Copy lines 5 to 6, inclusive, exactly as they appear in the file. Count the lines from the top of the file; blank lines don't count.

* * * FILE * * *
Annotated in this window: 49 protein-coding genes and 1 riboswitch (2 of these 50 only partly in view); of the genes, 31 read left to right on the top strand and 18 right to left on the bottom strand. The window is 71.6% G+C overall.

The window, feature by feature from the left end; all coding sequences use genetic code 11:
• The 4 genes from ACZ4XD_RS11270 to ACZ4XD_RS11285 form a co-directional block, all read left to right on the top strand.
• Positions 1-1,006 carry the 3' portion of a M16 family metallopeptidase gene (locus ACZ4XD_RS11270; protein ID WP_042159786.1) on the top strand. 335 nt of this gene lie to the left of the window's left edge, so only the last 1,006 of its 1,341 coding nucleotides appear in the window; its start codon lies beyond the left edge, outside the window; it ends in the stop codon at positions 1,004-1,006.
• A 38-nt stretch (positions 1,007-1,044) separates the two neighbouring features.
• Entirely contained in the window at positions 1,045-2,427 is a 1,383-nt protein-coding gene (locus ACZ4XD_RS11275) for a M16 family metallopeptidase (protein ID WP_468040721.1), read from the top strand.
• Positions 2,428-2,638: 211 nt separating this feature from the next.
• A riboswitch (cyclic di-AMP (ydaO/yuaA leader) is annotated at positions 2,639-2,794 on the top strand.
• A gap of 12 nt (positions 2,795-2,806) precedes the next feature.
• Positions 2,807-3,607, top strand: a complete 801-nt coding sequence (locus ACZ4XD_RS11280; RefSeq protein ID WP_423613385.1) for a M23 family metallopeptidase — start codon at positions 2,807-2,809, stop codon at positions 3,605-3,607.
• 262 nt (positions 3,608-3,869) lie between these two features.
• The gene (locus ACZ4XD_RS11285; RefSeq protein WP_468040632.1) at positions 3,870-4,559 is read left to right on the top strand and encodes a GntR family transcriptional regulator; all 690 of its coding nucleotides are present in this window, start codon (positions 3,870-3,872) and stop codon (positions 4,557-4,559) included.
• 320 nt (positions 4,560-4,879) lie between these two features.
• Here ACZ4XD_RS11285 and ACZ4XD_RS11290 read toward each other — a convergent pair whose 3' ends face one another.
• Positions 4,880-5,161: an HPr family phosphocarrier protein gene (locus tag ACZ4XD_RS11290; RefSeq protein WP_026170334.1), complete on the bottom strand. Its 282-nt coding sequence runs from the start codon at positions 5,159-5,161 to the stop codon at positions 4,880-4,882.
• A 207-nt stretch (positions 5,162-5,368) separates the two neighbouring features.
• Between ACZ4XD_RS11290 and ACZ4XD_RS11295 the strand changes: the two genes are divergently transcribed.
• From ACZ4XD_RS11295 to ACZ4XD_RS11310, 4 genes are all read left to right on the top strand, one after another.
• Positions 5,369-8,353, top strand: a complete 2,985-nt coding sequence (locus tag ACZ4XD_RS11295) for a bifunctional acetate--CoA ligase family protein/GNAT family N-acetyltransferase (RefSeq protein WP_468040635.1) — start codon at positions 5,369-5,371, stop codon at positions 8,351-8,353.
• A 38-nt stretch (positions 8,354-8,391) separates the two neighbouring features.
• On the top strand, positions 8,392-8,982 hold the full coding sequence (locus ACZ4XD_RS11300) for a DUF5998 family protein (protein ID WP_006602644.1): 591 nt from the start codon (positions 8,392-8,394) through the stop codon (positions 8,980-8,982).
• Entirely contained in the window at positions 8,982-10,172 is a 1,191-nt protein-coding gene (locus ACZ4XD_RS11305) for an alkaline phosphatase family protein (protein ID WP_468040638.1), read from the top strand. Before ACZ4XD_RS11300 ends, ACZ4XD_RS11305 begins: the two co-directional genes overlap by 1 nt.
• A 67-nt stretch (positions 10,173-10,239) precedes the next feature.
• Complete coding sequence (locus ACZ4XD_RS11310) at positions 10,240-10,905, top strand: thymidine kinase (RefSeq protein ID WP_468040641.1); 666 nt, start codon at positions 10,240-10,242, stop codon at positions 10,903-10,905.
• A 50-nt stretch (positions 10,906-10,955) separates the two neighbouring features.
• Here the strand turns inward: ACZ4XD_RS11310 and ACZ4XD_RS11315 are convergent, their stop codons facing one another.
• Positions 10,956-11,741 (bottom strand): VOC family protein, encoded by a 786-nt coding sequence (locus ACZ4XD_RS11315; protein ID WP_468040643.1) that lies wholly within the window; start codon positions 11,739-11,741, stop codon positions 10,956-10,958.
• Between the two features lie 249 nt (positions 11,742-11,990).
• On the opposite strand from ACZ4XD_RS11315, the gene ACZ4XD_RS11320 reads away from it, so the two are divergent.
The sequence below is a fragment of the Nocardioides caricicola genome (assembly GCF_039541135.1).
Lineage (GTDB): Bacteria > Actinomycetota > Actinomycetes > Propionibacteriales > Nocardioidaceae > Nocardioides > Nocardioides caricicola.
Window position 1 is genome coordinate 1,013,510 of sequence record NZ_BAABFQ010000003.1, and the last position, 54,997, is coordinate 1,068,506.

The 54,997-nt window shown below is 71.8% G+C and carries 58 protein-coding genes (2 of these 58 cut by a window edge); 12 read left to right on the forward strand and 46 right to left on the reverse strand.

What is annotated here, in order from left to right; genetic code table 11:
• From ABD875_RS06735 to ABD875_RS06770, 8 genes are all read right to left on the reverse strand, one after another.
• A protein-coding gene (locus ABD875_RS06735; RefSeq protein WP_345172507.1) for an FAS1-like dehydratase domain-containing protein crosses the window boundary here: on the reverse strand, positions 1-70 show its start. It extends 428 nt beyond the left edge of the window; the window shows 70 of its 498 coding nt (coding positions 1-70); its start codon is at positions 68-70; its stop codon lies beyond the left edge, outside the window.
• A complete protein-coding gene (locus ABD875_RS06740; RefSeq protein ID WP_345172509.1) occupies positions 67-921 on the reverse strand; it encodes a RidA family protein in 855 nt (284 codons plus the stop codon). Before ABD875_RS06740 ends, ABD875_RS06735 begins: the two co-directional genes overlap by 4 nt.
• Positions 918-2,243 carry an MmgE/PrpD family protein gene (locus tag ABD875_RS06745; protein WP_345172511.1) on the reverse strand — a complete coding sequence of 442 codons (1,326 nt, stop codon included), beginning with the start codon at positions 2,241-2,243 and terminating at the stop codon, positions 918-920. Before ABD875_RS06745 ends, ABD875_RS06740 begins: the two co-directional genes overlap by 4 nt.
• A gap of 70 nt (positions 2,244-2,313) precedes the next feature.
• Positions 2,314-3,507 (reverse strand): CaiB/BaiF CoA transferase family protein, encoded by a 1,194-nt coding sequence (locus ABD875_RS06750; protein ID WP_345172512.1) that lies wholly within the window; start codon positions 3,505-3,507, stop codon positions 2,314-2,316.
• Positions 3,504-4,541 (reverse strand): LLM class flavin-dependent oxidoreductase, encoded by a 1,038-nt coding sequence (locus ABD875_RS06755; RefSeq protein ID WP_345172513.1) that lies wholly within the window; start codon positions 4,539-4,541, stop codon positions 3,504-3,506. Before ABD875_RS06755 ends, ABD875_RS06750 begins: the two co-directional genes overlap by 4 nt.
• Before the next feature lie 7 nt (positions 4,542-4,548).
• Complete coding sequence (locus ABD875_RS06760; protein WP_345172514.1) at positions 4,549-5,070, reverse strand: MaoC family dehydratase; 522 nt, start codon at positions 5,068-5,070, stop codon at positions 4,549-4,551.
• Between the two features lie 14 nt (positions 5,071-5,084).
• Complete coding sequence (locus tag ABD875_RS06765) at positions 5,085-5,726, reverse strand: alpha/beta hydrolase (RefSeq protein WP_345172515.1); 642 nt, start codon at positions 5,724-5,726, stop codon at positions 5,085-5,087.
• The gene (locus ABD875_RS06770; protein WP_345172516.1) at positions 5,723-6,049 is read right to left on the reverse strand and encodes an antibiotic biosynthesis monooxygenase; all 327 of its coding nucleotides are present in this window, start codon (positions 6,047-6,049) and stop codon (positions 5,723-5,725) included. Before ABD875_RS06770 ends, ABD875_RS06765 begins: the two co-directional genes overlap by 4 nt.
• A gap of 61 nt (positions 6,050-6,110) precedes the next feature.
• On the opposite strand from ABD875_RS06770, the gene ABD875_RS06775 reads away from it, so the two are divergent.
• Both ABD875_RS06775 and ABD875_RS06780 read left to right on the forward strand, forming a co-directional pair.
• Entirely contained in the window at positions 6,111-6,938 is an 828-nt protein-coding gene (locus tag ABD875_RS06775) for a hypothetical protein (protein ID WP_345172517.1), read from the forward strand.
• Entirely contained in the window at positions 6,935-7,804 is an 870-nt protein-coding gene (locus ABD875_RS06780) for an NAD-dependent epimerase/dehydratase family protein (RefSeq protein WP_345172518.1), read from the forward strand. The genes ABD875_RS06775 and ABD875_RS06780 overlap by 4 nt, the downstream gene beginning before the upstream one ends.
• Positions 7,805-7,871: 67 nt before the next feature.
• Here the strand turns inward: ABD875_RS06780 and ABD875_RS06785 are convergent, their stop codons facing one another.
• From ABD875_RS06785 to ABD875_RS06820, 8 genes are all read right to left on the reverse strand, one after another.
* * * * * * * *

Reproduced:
• A 38-nt stretch (positions 1,007-1,044) separates the two neighbouring features.
• Entirely contained in the window at positions 1,045-2,427 is a 1,383-nt protein-coding gene (locus ACZ4XD_RS11275) for a M16 family metallopeptidase (protein ID WP_468040721.1), read from the top strand.